I just signed my child up for soccer! Now what do I do? I don't know that much about it.
Relax and prepare for FUN! Soccer is just playing with a ball (except with others and with a few simple rules).
The rules at the basic level are: the ball is shared with your teammates, is kept away from your opponents, everyone has to "play nice", everyone gets their time with the ball, and the point of the game is to HAVE FUN!
How can I be a supportive parent?
Give consistent encouragement and support to your child (and others on the team) regardless of the degree of success, level of skill or time on the field. Your child wants to have fun, be with their friends, make new friends, improve and learn, feel good and wear "the stuff".
Stress the importance of respect for referees and coaches through discussions with your child. Meet with your coach privately to discuss important issues. It is distracting to your child and other teammates for you to yell directions from the sidelines. Cheer, relax, and let them play.
Serve as a positive role model, remembering emphasis on fun and teamwork. Support your team by being a volunteer, support your child by providing:
Age appropriate soccer ball (for use during each practice and at home)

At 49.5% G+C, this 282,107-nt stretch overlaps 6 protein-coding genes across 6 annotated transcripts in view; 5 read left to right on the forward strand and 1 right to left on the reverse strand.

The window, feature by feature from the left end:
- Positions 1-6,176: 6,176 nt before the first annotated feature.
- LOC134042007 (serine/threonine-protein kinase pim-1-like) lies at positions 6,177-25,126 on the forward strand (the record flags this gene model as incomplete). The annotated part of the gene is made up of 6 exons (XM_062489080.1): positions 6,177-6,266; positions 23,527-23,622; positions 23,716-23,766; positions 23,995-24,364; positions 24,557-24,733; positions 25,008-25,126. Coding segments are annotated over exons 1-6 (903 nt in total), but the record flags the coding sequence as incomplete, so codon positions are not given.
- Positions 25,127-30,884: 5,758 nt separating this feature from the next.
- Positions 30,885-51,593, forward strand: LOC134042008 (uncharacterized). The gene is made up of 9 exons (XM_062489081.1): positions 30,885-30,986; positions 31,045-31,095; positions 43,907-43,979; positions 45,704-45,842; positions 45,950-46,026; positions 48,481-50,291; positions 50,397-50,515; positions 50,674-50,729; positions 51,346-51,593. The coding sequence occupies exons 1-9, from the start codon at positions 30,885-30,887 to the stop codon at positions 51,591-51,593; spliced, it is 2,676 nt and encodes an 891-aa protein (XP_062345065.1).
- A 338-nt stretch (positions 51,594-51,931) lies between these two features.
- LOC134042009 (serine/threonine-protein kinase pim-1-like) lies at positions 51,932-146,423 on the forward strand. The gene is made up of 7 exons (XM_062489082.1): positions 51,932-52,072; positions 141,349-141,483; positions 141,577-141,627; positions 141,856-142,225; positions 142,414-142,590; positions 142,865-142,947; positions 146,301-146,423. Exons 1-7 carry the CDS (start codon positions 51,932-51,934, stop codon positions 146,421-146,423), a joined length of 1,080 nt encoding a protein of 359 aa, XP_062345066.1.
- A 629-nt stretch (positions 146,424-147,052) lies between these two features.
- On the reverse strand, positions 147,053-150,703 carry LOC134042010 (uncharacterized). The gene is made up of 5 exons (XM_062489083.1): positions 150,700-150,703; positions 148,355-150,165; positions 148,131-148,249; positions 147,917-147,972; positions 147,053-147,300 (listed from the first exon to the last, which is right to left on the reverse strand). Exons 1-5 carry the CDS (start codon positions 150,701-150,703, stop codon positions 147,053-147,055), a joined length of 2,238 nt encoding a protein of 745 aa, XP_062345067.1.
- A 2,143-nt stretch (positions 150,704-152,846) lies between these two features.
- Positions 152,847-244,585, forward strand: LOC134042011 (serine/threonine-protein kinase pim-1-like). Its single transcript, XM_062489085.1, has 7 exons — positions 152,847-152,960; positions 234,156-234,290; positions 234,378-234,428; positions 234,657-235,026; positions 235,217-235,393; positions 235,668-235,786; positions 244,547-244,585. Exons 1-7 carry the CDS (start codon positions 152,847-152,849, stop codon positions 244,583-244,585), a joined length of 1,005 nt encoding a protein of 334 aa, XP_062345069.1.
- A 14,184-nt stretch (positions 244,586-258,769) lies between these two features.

Shin guards (for practice and games)
Water bottle with your child's name on it - Fresh water should be available to your child at each practice and game
Team shirt (paid for with your registration fee) during game and shorts/socks as indicated by your coach
Soccer shoes (recommended especially on wet fields, no metal or baseball/football type shoes with square or rectangular cleats) suggested, but not required. Soccer cleats should be rubber or molded plastic and no less than 3/8 inch in diameter.
Focus on the process of playing and not the outcome. Cheer any and all successes on the field; it does not matter what player or team. The other team is full of their friends (not their enemy), and they are all kids and want you there to see them play. Don't keep score. Don't care who wins or loses. They are having fun and that is the objective. Winning can become more important as the child develops; for that reason, administrators seek to form balanced teams to create equal opportunities to win and lose.
Adapted from US Youth Soccer Parent Education Program